Your mouth is more than just teeth. You have a variety of muscles, joints and alignments that affect your jaw movement and activity. So when you have a problem that isn’t directly related to your teeth, you likely need more innovative techniques than traditional dentistry provides. That’s where neuromuscular dentistry steps in.
Neuromuscular dentistry takes into consideration a third-dimension – the status and function of the muscles that control jaw position, chewing and swallowing. It can help you resolve TMJ pain,
bite problems, reflux issues and so much more.
What Is Neuromuscular Dentistry?
Neuromuscular dentistry is the term applied to techniques that expand upon the traditional approach to dentistry. Dental treatment that restores your teeth to the present bite (occlusion) might be called two-dimensional dentistry and is appropriate for most dental procedures. Neuromuscular dentistry takes into consideration a third-dimension – the status and function of the muscles that control jaw position, chewing and swallowing.
Why Neuromuscular Dentistry?
There are times when your occlusion — the way that your upper and lower teeth fit together — is not correct and must be changed. In neuromuscular dentistry, we seek to position your jaw so your new occlusion establishes a harmonious relationship between the muscles of your head and neck, temporomandibular joint (TMJ) and your teeth. Neuromuscular dentistry is beneficial for the following situations, for example:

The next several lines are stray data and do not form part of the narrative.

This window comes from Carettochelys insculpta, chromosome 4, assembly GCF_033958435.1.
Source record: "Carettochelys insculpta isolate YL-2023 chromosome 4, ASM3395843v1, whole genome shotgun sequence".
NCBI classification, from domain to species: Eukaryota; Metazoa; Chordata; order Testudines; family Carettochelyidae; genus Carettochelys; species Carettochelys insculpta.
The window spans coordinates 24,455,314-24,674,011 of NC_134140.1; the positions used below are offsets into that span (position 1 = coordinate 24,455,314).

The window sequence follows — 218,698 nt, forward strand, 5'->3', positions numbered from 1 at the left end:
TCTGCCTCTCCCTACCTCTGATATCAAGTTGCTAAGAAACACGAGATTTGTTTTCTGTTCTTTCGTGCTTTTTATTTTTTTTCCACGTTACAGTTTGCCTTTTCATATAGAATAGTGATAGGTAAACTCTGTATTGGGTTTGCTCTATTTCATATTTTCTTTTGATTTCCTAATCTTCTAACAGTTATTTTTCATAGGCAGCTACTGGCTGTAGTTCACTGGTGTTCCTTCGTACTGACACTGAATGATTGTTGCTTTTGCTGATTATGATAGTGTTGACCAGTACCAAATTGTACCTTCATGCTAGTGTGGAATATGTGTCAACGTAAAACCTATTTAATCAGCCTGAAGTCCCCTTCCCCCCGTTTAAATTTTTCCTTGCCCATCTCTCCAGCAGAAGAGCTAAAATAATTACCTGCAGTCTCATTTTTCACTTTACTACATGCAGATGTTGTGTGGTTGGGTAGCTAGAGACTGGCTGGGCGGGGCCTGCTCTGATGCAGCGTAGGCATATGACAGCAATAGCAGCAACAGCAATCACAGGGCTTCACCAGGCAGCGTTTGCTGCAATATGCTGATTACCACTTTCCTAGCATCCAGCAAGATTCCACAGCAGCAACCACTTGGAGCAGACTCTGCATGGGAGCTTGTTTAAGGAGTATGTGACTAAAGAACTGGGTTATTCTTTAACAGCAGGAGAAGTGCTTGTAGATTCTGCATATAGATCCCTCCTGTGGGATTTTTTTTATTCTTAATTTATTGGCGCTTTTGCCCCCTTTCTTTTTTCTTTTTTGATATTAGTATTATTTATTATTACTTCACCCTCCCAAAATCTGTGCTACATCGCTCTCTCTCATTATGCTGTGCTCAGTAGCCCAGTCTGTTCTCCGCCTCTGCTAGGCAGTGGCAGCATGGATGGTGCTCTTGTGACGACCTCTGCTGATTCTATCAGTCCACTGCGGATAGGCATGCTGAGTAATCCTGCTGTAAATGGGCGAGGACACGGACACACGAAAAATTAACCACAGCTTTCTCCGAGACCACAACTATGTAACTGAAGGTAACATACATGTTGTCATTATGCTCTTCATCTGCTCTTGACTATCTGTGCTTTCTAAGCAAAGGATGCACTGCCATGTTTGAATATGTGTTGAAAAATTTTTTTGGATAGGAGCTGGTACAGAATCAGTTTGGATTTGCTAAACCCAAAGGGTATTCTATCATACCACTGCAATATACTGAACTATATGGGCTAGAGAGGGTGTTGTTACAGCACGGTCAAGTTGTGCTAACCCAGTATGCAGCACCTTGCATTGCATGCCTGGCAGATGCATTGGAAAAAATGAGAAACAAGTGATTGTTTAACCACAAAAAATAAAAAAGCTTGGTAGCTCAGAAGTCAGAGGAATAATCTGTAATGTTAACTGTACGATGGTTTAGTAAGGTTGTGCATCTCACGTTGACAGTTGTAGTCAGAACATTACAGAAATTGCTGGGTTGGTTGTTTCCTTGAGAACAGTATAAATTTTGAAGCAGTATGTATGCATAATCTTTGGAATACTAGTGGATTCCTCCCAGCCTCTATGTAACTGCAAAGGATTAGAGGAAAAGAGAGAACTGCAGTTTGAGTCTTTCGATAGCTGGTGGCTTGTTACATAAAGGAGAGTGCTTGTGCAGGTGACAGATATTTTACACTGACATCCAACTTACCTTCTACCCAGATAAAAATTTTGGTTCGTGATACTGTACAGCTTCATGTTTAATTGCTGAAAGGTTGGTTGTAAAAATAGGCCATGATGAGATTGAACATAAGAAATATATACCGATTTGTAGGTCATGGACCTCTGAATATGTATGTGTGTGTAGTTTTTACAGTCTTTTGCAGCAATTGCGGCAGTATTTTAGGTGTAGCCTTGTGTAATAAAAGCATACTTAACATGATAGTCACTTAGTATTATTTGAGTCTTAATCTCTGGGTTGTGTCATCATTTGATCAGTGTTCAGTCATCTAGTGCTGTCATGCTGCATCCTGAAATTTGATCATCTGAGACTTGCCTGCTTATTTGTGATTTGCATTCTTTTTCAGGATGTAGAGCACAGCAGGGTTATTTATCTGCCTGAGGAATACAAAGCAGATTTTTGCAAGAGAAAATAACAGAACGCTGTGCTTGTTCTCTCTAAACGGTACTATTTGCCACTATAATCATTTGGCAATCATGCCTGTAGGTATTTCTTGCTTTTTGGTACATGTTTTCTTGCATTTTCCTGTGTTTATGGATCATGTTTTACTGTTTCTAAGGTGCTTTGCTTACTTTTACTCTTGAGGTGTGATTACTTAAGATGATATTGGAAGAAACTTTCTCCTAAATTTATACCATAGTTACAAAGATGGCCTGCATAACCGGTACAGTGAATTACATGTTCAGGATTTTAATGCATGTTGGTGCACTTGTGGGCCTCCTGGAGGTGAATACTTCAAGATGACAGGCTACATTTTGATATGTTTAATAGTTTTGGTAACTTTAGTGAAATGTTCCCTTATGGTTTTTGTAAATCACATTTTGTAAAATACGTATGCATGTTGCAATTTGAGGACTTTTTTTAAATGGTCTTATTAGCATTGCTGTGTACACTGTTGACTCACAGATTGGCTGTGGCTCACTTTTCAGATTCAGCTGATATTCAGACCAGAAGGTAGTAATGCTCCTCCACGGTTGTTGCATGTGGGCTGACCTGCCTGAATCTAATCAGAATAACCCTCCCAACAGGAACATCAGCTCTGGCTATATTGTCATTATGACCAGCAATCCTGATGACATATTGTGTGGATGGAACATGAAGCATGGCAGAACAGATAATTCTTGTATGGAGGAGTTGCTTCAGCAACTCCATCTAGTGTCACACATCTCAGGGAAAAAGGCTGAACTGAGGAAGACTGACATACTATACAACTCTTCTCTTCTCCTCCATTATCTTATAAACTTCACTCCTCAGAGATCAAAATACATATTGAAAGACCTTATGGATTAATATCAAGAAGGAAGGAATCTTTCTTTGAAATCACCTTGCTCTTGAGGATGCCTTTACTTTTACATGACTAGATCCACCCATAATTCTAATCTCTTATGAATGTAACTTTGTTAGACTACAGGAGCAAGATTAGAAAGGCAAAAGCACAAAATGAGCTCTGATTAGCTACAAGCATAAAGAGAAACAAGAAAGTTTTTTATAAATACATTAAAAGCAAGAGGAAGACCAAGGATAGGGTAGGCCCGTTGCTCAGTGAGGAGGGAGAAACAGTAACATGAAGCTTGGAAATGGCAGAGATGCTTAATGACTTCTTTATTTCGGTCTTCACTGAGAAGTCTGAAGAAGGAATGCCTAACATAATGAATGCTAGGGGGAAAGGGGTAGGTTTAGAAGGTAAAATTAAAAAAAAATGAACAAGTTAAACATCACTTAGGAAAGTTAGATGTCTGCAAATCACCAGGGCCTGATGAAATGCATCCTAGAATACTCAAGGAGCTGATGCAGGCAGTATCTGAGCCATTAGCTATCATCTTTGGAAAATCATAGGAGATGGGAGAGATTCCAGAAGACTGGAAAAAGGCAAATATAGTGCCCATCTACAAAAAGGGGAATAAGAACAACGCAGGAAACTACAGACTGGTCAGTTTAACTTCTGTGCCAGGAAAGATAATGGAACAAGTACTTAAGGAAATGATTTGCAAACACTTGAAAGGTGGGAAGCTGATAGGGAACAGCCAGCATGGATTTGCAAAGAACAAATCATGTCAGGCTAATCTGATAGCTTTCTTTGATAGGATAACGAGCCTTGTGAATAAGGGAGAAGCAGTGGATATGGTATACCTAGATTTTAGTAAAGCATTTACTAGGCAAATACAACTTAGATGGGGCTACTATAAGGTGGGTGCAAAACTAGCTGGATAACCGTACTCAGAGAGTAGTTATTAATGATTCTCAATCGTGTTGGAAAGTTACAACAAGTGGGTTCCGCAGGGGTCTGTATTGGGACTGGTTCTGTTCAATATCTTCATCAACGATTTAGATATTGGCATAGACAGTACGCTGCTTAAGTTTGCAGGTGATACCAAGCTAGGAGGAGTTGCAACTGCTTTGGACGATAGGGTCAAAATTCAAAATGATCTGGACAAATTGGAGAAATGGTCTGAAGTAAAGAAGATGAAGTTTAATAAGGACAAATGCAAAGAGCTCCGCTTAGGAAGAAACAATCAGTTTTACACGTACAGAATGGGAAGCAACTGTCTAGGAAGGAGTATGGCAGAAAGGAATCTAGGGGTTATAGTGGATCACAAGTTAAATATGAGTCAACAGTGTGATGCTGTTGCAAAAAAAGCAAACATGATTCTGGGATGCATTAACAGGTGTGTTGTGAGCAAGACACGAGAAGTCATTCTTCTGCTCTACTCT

- If you’re considering a dental reconstruction
- If you suffer from head and/or neck pain
- If you have a TMJ disorder (TMD) or other jaw issue
For any of these symptoms, neuromuscular dentistry may have a positive and long-term impact on the outcome of your treatment.
Neuromuscular Dentistry Diagnoses and Treatments
Most neuromuscular dentistry techniques involve a computerized instrument that either measures or stimulates muscles and movements in your mouth. Here are some examples of common neuromuscular diagnosis and treatment techniques:
- X-rays: They’re not just for teeth. X-rays can give dentists an accurate look at jaw joints, positioning and other data that can help them determine how to best relieve your TMD symptoms.
- Electromyography (EMG): This technique measures jaw muscles during various movements and helps pinpoint joint issues.
- Sonography: By recording jaw joint sounds and vibrations, sonography can help identify joint abnormalities.
- TENS: Also known as Transcutaneous Electrical Neural Stimulation, this treatment uses electrical stimulation to relax your jaw muscles and relieve jaw pain, muscle spasms and abnormal jaw positions.
- Oral appliances: Once your dentist finds out how to stabilize your bite using neuromuscular dentistry techniques, an oral appliance can help ensure proper alignment.
If you have head, neck or jaw pain, neuromuscular dentistry may be for you. If you’d like to know more, schedule a consultation with us today.